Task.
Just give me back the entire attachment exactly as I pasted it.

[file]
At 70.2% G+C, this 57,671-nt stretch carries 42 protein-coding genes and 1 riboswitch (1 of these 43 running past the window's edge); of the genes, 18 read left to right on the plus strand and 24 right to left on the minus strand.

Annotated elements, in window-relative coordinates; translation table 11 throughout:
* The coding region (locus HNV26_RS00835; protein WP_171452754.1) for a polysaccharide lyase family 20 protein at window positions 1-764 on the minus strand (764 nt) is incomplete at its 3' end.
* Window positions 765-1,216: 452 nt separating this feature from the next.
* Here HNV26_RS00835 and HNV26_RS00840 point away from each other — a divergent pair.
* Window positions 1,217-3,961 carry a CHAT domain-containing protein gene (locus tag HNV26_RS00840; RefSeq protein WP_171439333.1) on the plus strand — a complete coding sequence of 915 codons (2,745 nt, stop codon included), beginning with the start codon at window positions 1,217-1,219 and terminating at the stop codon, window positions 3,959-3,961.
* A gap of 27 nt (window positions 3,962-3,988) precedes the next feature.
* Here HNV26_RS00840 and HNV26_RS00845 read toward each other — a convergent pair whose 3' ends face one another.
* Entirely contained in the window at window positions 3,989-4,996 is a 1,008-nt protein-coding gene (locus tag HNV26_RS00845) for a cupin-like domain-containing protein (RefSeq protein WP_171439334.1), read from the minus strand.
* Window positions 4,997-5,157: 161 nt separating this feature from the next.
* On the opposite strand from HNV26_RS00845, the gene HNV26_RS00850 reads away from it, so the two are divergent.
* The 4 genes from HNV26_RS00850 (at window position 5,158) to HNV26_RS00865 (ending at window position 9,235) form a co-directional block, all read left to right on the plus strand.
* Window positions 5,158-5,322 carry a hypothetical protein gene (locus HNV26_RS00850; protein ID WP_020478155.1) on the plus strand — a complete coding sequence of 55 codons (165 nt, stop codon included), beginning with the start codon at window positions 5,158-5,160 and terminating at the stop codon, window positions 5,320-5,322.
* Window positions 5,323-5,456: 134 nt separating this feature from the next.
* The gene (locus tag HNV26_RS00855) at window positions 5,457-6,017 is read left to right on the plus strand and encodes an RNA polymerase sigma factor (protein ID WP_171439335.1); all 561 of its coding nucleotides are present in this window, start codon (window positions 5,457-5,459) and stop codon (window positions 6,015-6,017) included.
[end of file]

At 70.2% G+C, this 57,671-nt stretch carries 42 protein-coding genes and 1 riboswitch (1 of these 43 running past the window's edge); of the genes, 18 read left to right on the plus strand and 24 right to left on the minus strand.

Annotated elements, in window-relative coordinates; translation table 11 throughout:
* The coding region (locus HNV26_RS00835; protein WP_171452754.1) for a polysaccharide lyase family 20 protein at window positions 1-764 on the minus strand (764 nt) is incomplete at its 3' end.
* Window positions 765-1,216: 452 nt separating this feature from the next.
* Here HNV26_RS00835 and HNV26_RS00840 point away from each other — a divergent pair.
* Window positions 1,217-3,961 carry a CHAT domain-containing protein gene (locus tag HNV26_RS00840; RefSeq protein WP_171439333.1) on the plus strand — a complete coding sequence of 915 codons (2,745 nt, stop codon included), beginning with the start codon at window positions 1,217-1,219 and terminating at the stop codon, window positions 3,959-3,961.
* A gap of 27 nt (window positions 3,962-3,988) precedes the next feature.
* Here HNV26_RS00840 and HNV26_RS00845 read toward each other — a convergent pair whose 3' ends face one another.
* Entirely contained in the window at window positions 3,989-4,996 is a 1,008-nt protein-coding gene (locus tag HNV26_RS00845) for a cupin-like domain-containing protein (RefSeq protein WP_171439334.1), read from the minus strand.
* Window positions 4,997-5,157: 161 nt separating this feature from the next.
* On the opposite strand from HNV26_RS00845, the gene HNV26_RS00850 reads away from it, so the two are divergent.
* The 4 genes from HNV26_RS00850 (at window position 5,158) to HNV26_RS00865 (ending at window position 9,235) form a co-directional block, all read left to right on the plus strand.
* Window positions 5,158-5,322 carry a hypothetical protein gene (locus HNV26_RS00850; protein ID WP_020478155.1) on the plus strand — a complete coding sequence of 55 codons (165 nt, stop codon included), beginning with the start codon at window positions 5,158-5,160 and terminating at the stop codon, window positions 5,320-5,322.
* Window positions 5,323-5,456: 134 nt separating this feature from the next.
* The gene (locus tag HNV26_RS00855) at window positions 5,457-6,017 is read left to right on the plus strand and encodes an RNA polymerase sigma factor (protein ID WP_171439335.1); all 561 of its coding nucleotides are present in this window, start codon (window positions 5,457-5,459) and stop codon (window positions 6,015-6,017) included.